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Old 02-06-2018, 02:42 PM
davor davor is offline
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Join Date: Sep 2015
Posts: 23
Default Paiste PST 7s

Hi, my first set of hi-hats after transitioning from e-kit are the PST7 medium. I like them a lot, they sound great!

As I'm building my kit piece by piece and making use of rehearsal studios, I'm looking to buy crash and ride cymblas next. The rehearsal room hires out cymbals and luckily (or so I thought!) they have a PST 7 crash, so I thought I can test before I buy one. But honestly, I don't particularly like it (its a 16" medium I think)! I see there's a few versions of this cymbal though (sizes and thickness) - does anyone have any experience of comparing them? Perhaps a larger, "thin" crash is the one to go for?

If I wasn't going for a PST 7 crash, what else would be a good match for my hi-hats?
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Old 02-07-2018, 12:48 AM
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GAW GAW is offline
Join Date: May 2013
Posts: 54
Default Re: Paiste PST 7s

Depends what you don't like about the 16. Pitch, tone etc etc.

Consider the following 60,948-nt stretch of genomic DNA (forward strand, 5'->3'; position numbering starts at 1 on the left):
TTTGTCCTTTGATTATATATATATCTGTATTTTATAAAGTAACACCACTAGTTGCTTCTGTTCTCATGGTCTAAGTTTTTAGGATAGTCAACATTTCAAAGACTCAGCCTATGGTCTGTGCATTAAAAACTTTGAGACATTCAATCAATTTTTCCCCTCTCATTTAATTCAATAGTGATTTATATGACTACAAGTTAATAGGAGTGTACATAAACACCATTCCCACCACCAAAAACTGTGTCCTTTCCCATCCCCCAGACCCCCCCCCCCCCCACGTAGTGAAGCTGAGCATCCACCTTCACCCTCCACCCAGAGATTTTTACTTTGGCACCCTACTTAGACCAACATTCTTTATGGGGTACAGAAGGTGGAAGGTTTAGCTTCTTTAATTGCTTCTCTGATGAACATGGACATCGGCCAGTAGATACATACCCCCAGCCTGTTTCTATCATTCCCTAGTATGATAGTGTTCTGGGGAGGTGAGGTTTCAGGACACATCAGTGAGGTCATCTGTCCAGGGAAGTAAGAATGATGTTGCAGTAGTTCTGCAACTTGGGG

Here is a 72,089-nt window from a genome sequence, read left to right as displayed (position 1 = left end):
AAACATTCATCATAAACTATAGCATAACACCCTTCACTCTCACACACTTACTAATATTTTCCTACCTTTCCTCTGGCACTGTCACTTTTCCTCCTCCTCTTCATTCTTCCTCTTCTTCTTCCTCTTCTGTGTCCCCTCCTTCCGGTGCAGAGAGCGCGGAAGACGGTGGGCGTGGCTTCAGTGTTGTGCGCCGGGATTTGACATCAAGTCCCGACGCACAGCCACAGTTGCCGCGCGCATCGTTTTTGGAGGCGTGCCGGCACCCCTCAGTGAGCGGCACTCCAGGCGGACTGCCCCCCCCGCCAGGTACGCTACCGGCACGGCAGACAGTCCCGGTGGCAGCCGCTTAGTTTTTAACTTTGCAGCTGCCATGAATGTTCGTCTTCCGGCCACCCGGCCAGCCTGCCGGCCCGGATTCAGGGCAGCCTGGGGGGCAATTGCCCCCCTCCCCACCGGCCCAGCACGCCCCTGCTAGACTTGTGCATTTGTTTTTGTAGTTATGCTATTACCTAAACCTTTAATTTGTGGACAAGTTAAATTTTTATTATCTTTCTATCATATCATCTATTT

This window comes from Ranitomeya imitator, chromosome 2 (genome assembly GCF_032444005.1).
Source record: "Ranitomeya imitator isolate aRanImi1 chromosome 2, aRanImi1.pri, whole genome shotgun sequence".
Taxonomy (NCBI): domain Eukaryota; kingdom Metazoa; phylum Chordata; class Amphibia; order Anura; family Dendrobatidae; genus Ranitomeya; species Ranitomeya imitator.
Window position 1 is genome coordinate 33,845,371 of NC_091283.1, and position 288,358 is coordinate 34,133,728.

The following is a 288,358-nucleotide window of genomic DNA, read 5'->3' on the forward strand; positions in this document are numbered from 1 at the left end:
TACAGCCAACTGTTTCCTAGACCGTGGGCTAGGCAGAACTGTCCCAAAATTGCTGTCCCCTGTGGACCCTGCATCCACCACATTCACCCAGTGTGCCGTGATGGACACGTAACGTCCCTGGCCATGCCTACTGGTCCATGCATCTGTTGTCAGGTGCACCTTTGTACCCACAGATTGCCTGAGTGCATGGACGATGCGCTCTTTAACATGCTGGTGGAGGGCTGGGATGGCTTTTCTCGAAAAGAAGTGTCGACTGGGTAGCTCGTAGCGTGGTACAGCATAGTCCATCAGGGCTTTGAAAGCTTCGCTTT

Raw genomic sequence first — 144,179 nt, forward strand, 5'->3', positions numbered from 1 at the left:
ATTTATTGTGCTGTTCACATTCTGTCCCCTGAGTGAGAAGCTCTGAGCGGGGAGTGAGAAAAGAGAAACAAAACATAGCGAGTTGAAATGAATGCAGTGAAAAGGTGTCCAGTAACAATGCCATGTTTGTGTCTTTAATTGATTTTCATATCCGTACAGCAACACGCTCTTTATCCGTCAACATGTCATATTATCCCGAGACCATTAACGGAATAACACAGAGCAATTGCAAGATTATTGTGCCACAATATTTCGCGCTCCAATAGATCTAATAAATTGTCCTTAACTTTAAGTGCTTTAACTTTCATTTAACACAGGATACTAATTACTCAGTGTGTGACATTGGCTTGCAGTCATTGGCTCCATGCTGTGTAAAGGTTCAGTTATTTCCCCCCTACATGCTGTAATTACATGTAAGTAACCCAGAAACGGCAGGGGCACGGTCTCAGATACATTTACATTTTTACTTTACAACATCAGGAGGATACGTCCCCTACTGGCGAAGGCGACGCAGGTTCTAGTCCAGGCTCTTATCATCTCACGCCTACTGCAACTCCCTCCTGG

What sounds good to me might not sound good to you, but since the paistes are b8, you might want to listen to some Sabian B8 Pros. Just bought one for my son to practice with, it has what I think of as that B8 shimmer/glassy sound but not too harsh to my tinitus-ravaged ears. Good price too.

Others may say 'buy used pro' and they're right IF you know what sound you like, imo.

The paiste website sound files are renowned for being accurate so check those out too.

BTW with pst7s if it doesn't say thin or heavy then it's a medium.
Opinions are like Pearl Exports. Everybody has (had) one.
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Old 02-07-2018, 01:04 AM
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alparrott alparrott is offline
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Join Date: Jul 2009
Location: Wenatchee, WA
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Default Re: Paiste PST 7s

To be honest, hi-hats don't necessarily need to be very good-sounding cymbals in and of themselves to work well as hi-hats. At one point I used a brass Pearl cymbal over a Camber B8 cymbal to get a certain sound. They get most of their sound from the edge-to-edge contact and the stick than from the outward/upward projection of the actual cymbals.

But when it comes to crashes, beginner cymbals aren't designed for the spread or frequency range that more carefully made cymbals can muster. This isn't necessarily related to cost - we've seen cymbals by Wuhan, Dream, etc. that are relatively inexpensive but sound very sophisticated. Neither is it a B8 issue - Paiste 2002s and Alphas are frequently cites as professional-grade B8 formula cymbals with top-shelf sound.

I usually suggest scaling up to "pro-quality" for crashes, to at least "intermediate quality" for ride cymbals, and leave hi-hats for the last major upgrade foe newer players.
Al Parrott
"Jus suum cuique"
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